Use this URL to cite or link to this record in EThOS: https://ethos.bl.uk/OrderDetails.do?uin=uk.bl.ethos.789696
Title: Peer coaching in Malaysia : exploring the implementation of a Professional Learning Communities programme for Arabic language secondary school teachers
Author: Saad, K.
ISNI:       0000 0004 8501 7361
Awarding Body: Liverpool John Moores University
Current Institution: Liverpool John Moores University
Date of Award: 2019
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Abstract:
The main aim of this study was to gain a greater understanding of the peer coaching practices in Professional Learning Communities (PLCs) amongst Arabic language secondary school teachers in Malaysia. The Malaysian Ministry of Education (MOE) made a commendable commitment to transform teaching into the profession of choice as outlined in the Malaysian Education Blueprint 2013 - 2025. A concomitant of this commitment is that it has become evident that the quality of teachers' Continuous Professional Development (CPD) programmes needs to be enhanced in order to enable teachers to achieve their full potential in their chosen profession. One method of improving such programmes is through the use of peer coaching but the implementation of such an approach has, however, been made problematic by the fact that there has been comparatively little research on peer coaching practice in PLCs in Malaysia. Indeed, prior to the research reported in this submission, it has been uncertain if peer coaching practice in Malaysia affects teachers' commitment and self-efficacy in a way that will improve student learning. Furthermore, the nature and level of support from the Principals and State Officers in encouraging teachers to practise peer coaching has also been unclear. This study sought to address the lack of empirical evidence in this important topic through a mixed method sequential explanatory study. In the first quantitative phase, the assessment measures were through the use of: i) a Peer Observation Scale (POS); ii) an Organisational Commitment Questionnaire (OCQ), and; iii) a Teacher Self-Efficacy Scale (TSES). Data were collected from 179 Arabic language teachers in two types of secondary schools in Malaysia. All of the descriptive analysis was measured by frequencies and percentages of the responses; inferential analysis measured the comparison between demographic backgrounds using an independent t-test and analysis of Variance; and the correlation between the variables was conducted using Spearman's correlation coefficients. In the qualitative follow-up phase, semi-structured interviews exploring the implementation of peer coaching practice were conducted with 15 teachers, four Principals, and two State Officers in order to deepen understanding of the quantitative results and the data was analysed using the thematic analysis technique. The findings from the first phase of quantitative analysis revealed a high agreement on peer coaching practice and a significant difference in two types of demographic, which were school location and teachers' position in schools. Although the teachers' commitment to the school's organisation and their self-efficacy demonstrates a high level, the correlation only revealed a weak relationship coefficient between Peer Observation Scale, Organisational Commitment Questionnaire and Teacher Self-Efficacy Scale. Notably, evaluation, workload and time constraints appeared as negative factors in peer coaching practice. In the thematic analysis in the second phase, the nature of peer coaching practice was explored with the suggestions for improvement of the practice. Despite positive acceptance of peer coaching ideas, time constraints, workload, personal attitudes, and an unsupportive environment were highlighted as challenges to implementing peer coaching practice. The school's development strategies and instructional leadership support emerged as important factors in encouraging the practice of peer coaching amongst teachers. The current study contributes to knowledge by proposing: i) a research model of peer coaching in Malaysian secondary school teachers, and; ii) a Peer Observation Scale (POS) that consisted of two significant constructs, which are Benefit and Constraint.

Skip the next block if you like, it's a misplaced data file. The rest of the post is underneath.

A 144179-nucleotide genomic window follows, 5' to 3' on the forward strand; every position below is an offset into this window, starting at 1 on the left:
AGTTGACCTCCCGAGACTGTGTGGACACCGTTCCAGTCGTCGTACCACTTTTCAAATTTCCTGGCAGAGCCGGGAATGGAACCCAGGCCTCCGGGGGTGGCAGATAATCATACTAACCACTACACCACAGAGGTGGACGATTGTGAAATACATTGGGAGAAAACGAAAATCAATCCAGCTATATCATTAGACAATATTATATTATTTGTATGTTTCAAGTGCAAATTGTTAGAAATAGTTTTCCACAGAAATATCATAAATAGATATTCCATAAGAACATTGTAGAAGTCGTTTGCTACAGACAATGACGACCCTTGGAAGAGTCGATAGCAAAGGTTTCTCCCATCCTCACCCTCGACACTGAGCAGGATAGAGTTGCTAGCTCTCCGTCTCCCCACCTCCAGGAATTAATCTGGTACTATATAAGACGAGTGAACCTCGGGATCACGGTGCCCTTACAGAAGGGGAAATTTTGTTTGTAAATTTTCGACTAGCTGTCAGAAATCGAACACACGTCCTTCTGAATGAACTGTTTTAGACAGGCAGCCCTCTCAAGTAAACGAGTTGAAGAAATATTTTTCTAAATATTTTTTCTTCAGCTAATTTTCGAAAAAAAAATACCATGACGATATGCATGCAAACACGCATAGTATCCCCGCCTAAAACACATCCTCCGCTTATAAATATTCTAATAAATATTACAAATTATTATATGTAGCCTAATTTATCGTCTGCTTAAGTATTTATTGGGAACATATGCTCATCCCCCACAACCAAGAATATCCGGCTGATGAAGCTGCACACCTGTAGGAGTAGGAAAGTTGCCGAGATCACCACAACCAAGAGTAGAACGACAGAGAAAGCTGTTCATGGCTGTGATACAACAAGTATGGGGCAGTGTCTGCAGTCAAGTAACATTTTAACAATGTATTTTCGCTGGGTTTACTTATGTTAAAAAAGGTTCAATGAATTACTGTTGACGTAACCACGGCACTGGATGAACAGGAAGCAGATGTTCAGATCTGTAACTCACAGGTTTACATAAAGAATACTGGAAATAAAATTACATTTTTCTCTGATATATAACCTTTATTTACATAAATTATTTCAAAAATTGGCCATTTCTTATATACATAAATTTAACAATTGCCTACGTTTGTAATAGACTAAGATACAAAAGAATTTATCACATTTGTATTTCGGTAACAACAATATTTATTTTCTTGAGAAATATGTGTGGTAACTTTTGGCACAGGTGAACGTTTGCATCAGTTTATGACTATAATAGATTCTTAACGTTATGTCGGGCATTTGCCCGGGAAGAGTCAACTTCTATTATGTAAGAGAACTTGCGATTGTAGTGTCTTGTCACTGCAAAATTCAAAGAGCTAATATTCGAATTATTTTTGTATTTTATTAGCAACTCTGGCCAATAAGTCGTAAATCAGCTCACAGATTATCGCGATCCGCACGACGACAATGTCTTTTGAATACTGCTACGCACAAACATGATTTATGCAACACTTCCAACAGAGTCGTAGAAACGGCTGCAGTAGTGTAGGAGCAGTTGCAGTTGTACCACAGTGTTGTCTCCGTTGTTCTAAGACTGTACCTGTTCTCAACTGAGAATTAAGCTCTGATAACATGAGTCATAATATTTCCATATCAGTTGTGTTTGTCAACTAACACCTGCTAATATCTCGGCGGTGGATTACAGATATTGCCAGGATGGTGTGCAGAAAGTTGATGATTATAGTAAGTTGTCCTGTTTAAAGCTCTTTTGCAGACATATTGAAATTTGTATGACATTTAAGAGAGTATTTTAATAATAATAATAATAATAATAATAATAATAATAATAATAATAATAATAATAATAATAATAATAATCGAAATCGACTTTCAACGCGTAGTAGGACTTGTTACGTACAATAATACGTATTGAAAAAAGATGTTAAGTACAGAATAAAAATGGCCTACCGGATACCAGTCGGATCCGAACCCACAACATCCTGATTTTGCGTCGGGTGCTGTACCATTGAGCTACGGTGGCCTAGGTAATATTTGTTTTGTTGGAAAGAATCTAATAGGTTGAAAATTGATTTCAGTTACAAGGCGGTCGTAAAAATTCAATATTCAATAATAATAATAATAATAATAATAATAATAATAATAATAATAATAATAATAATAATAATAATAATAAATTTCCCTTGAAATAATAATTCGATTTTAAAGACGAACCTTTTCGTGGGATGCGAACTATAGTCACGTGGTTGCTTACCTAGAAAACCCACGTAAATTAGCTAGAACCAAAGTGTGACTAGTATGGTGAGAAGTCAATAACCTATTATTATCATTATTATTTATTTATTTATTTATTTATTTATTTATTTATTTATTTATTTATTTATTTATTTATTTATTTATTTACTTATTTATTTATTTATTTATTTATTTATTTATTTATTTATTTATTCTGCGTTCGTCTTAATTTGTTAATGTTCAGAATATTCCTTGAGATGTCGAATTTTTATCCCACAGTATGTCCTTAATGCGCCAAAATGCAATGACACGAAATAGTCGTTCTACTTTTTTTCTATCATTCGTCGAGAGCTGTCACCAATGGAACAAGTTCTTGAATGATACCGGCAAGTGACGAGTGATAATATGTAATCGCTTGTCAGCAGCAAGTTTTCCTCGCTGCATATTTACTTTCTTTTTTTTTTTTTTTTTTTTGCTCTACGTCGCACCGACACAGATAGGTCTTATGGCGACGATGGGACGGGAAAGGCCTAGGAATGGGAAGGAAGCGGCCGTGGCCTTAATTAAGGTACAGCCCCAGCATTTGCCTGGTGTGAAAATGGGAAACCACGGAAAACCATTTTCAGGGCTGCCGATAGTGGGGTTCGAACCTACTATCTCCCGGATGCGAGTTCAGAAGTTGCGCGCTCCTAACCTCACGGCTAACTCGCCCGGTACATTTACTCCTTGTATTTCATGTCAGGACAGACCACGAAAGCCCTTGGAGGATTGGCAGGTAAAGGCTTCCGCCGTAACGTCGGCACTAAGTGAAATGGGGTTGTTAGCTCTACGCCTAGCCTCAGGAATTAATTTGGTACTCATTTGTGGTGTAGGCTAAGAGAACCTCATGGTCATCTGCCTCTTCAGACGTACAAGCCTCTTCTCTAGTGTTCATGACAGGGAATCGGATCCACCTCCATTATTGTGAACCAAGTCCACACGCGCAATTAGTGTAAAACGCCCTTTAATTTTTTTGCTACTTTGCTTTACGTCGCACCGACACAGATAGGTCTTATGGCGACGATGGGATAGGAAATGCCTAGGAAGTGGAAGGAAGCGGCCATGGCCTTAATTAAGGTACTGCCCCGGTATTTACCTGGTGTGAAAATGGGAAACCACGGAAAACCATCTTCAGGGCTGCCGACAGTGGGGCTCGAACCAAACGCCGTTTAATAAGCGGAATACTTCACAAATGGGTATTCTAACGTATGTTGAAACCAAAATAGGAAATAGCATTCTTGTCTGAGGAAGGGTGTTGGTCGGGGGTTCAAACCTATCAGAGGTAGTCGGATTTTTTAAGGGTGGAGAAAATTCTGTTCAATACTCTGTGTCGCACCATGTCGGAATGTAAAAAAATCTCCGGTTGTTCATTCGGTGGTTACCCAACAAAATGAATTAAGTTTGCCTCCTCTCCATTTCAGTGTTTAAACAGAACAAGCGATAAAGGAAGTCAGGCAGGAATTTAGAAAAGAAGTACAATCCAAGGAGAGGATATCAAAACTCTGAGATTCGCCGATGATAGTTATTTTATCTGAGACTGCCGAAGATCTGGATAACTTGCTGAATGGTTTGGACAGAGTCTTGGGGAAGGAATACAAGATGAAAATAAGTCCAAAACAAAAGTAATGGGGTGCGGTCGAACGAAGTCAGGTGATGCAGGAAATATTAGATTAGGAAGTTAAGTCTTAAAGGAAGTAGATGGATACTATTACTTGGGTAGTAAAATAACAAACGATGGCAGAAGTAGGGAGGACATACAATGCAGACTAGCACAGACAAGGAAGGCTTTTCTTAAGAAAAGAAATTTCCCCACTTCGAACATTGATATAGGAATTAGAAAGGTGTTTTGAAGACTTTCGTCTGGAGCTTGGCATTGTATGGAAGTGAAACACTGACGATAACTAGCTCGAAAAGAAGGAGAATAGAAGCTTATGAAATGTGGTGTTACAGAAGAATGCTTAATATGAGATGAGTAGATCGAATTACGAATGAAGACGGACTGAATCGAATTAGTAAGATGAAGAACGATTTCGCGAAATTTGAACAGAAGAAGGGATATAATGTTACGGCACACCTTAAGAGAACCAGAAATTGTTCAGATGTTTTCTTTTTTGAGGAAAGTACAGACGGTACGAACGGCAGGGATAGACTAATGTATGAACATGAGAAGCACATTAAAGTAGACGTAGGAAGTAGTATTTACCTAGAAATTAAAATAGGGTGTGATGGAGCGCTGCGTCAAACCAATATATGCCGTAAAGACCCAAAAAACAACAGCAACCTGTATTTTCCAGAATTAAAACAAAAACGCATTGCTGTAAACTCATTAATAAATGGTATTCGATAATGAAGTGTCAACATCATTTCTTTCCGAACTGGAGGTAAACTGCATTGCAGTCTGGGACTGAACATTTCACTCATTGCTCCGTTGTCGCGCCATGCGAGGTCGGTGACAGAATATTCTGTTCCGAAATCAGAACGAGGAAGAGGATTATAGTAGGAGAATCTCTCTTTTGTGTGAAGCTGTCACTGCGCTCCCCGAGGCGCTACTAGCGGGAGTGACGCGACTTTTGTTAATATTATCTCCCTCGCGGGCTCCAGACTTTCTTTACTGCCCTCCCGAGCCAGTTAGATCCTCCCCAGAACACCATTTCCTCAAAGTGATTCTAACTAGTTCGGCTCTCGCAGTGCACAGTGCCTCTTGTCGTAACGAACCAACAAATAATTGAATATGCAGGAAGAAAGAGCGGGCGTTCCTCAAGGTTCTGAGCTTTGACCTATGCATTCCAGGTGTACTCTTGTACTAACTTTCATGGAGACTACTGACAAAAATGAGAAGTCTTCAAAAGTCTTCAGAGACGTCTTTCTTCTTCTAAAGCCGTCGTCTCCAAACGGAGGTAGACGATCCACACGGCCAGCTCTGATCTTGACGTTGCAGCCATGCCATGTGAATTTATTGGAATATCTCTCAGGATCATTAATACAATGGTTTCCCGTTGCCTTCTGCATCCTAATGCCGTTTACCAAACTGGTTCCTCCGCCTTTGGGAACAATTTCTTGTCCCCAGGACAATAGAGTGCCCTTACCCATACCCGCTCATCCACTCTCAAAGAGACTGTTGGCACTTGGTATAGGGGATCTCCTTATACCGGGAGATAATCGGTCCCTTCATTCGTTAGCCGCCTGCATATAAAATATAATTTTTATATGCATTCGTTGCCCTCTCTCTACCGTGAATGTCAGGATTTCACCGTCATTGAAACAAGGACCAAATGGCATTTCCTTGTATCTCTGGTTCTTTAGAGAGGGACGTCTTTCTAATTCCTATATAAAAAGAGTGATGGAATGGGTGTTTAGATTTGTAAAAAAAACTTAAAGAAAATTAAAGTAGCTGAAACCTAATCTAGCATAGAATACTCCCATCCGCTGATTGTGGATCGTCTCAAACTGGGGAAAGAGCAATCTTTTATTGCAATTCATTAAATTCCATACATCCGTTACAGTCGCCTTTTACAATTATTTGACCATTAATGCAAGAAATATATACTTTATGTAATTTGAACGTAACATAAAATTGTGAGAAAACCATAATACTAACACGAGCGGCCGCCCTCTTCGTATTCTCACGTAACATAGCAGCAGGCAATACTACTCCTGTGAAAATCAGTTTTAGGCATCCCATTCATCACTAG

Supervisor: Walsh, B. ; Mallaburn, A. ; Brundrett, M. Sponsor: Not available
Qualification Name: Thesis (Ph.D.) Qualification Level: Doctoral
EThOS ID: uk.bl.ethos.789696  DOI:
Keywords: L Education (General) ; LB1603 Secondary Education. High schools
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